Using Moving Averages To Monitor Bull and Bear Markets
Below is an updated version of the table we presented last week. The only change is a bullish one - crude oil's 50-day MA crossed its 200-day MA this week. Moving averages can be used to monitor the health of markets and help you spot possible changes in trend.
We were recently asked by a client, "If you see signs of a possible new bull market, why are we still sitting on so much cash?" It can be answered by using a fence analogy. We have been taking some smaller positions while maintaining a relatively high cash position in order to play both sides of the fence:
The Far Side Of The Fence: If stocks move lower,
The Near Side Of The Fence: If stocks continue to move higher,
Our approach takes into account that markets have historically demonstrated they can do anything at anytime, especially in the short-run. Markets do not always follow a pattern or take the path associated with the higher probability outcome (breakouts can fail). We should always be thinking in dual probabilities - what happens if we are right?.....what happens if we are wrong? In recent weeks, the questions we asked ourselves were, "What happens if the breakouts are successful and the markets move rapidly higher to fill gaps in the charts?" and, "What happens if the breakouts fail and we see a significant correction?" We still do not know the answers to these questions - we will have a better idea based on how we finish up this week. If we close below breakout levels on weekly charts, it would add weight to the correction argument..
Fair and BalancedBefore we display charts that clearly demonstrate the current shift which is taking place from risk aversion to acceptance of risk, we would be remiss in not mentioning some concerns: (1) Capacity utilization is at extremely low levels which is disinflationary (poor pricing power for companies), and (2) while numerous markets remain above their 50 and 200-day moving averages (MA), most 200-day MAs still have a negative slope. What does the negative slope tell us? It could mean that more basing (sideways action) is needed before we can move higher. However, as stated above, we came down at a faster rate than history would have suggested, which means we could move up at a faster rate than history would suggest. As mentioned in the past, having a market trade above its 200-day MA means little if it cannot hold above the 200-day. The S&P 500 is testing its 200-day MA this week. Failure would not mean a resumption of the bear, but it would put a dent in the bullish case for the short-to-intermediate term (20 to 100 calendar days). Failure does not mean closing below the 200-day MA - it means closing below the 200-day and remaining below it for more than a few days. A break of 826, and more importantly 779, on the S&P 500 would be big wins for the bears. Any correction which holds above those levels, would look like a typical correction, and thus, keep the bulls in control. Unless the economic news starts to deteriorate again (which is possible), recent strength in numerous asset classes points to buyers stepping in at lower levels to take advantage of an opportunity to 'get back in'. However, if the buyers are spooked with worse than expected news and a violent and disorderly market decline, they may sit on their hands and let the bears regain control of the market. Our job is to pay attention with an open mind. For now the bulls remain in control and we should assume they will remain in control until we see evidence to the contrary. While the markets have shown signs of hesitation on low volume, the bears have not been able to do any meaningful damage yet. As we enter Friday's trading day the 200-day MA on the S&P 500 sits at 904 and the 50-day MA at 895. On a shorter-term basis, the bears have taken the 20-day MA which sits at 924. A close above 924 would be a small win for the bulls.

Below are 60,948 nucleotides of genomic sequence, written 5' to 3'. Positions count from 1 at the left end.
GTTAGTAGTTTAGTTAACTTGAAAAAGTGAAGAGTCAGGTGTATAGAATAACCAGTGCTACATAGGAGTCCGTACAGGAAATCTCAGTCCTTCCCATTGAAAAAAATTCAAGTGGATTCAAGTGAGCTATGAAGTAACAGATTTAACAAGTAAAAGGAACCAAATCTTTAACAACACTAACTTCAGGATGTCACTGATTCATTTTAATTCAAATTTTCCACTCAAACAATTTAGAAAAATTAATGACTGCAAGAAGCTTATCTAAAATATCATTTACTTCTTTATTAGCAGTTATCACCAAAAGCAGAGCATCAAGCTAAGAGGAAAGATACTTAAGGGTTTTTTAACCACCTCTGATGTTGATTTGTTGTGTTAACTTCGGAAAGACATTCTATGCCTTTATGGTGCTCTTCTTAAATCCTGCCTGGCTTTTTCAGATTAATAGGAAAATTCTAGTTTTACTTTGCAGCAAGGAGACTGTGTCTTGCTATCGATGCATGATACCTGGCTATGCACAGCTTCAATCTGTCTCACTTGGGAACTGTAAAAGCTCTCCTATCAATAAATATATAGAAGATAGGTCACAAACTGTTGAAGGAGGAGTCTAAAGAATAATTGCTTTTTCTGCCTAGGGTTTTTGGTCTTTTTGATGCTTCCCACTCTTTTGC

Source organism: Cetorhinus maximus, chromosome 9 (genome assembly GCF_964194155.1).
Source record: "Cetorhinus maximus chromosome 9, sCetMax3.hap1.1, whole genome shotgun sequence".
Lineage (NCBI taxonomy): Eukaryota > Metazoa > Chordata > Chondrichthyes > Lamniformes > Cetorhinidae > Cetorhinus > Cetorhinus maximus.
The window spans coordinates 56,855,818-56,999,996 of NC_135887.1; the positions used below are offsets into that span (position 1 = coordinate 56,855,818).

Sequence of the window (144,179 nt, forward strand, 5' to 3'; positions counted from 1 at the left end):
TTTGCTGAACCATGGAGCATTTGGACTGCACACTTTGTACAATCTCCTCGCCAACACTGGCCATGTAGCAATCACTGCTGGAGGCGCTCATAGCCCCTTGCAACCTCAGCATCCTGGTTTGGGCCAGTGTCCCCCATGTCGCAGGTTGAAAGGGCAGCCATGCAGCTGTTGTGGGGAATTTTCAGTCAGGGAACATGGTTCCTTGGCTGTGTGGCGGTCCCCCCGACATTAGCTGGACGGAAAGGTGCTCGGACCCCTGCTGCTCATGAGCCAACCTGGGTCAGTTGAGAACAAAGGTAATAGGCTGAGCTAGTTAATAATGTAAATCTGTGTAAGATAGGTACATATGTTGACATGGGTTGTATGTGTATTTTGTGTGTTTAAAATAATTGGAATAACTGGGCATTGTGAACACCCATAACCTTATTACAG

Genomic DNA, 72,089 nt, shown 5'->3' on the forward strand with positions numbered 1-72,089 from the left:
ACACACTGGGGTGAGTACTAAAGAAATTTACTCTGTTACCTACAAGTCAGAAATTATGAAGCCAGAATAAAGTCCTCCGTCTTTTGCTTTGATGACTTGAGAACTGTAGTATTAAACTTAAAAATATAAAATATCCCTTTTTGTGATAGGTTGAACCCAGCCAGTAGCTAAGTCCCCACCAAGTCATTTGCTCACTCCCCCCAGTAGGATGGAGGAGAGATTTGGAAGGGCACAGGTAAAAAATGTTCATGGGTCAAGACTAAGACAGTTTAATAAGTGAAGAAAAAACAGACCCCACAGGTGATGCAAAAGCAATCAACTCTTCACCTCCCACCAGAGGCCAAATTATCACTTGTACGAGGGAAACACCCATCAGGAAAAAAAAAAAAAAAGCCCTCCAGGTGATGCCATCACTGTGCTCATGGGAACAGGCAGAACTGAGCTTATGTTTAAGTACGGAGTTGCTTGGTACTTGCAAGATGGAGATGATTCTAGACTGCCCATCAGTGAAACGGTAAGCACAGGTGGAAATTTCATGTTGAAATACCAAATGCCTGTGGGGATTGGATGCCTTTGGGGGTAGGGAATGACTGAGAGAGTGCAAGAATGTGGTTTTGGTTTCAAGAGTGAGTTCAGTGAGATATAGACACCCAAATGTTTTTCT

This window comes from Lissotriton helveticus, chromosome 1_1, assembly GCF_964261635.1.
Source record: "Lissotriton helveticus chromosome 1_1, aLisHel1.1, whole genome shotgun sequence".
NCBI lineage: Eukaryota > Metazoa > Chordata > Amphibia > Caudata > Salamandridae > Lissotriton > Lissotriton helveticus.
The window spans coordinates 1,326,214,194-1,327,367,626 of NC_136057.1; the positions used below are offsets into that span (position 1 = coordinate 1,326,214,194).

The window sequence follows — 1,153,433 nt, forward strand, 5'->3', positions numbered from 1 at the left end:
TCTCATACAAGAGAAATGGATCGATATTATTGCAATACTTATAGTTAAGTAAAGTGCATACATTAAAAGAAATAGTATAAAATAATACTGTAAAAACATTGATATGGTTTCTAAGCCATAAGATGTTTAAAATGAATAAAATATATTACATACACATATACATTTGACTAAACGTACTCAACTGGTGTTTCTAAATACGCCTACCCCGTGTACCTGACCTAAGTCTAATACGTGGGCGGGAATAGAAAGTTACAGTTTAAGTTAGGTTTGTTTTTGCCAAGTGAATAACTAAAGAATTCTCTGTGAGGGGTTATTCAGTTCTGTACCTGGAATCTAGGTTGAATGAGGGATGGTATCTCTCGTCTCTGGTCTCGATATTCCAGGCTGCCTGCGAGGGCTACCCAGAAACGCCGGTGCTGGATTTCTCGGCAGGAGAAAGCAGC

Bearish Charts - Defensive AssetsSince the U.S. Dollar and U.S. Treasury bonds represent defensive assets, a bearish trend is bullish for risk assets. A clear shift has taken place in both these charts.
Bullish Charts - Risk AssetsRisk asset classes have also undergone a bullish transition. Remember, a bullish chart and a bullish trend do not mean that we can ignore (a) the real possibility of significant countertrend rallies, and (b) that trends cannot change. We assume we will see more of the same until we see hard evidence to the contrary. In the case of the charts below, we assume bullish outcomes, until visible bearish indications emerge. Below, we will start with a bullish chart of the S&P 500 that points out the possibility of a retest of the March 2009 lows.
Reminder...No ForecastingIn case you missed it last week, we discussed the problems associated with forecasting and the need to keep an open mind. You can see those comments near the bottom of If It Looks Like A Bull... (scroll down and see text below heading Check Your Forecast At The Door).
These comments, taken from a portion of an update for CCM clients, may not pertain to or be appropriate for many investors based on their risk tolerance and situation. They are presented for educational purposes only.
Chris Ciovacco is the Chief Investment Officer for Ciovacco Capital Management, LLC. More on the web at www.ciovaccocapital.com
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